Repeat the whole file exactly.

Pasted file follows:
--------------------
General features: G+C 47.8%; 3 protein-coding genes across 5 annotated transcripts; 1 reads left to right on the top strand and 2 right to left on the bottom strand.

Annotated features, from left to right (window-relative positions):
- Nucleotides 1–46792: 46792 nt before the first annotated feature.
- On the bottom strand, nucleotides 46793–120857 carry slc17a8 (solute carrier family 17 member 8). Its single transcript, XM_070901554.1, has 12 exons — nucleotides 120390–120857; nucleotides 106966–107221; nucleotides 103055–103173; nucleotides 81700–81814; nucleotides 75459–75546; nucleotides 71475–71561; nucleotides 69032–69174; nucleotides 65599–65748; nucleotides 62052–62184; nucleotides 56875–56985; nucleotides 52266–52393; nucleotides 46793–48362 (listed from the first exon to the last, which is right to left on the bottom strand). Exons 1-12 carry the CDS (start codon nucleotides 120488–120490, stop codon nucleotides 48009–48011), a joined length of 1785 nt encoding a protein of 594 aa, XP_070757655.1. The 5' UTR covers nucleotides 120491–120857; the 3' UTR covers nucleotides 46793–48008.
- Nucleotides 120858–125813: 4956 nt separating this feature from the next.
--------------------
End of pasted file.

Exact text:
General features: G+C 47.8%; 3 protein-coding genes across 5 annotated transcripts; 1 reads left to right on the top strand and 2 right to left on the bottom strand.

Annotated features, from left to right (window-relative positions):
- Nucleotides 1–46792: 46792 nt before the first annotated feature.
- On the bottom strand, nucleotides 46793–120857 carry slc17a8 (solute carrier family 17 member 8). Its single transcript, XM_070901554.1, has 12 exons — nucleotides 120390–120857; nucleotides 106966–107221; nucleotides 103055–103173; nucleotides 81700–81814; nucleotides 75459–75546; nucleotides 71475–71561; nucleotides 69032–69174; nucleotides 65599–65748; nucleotides 62052–62184; nucleotides 56875–56985; nucleotides 52266–52393; nucleotides 46793–48362 (listed from the first exon to the last, which is right to left on the bottom strand). Exons 1-12 carry the CDS (start codon nucleotides 120488–120490, stop codon nucleotides 48009–48011), a joined length of 1785 nt encoding a protein of 594 aa, XP_070757655.1. The 5' UTR covers nucleotides 120491–120857; the 3' UTR covers nucleotides 46793–48008.
- Nucleotides 120858–125813: 4956 nt separating this feature from the next.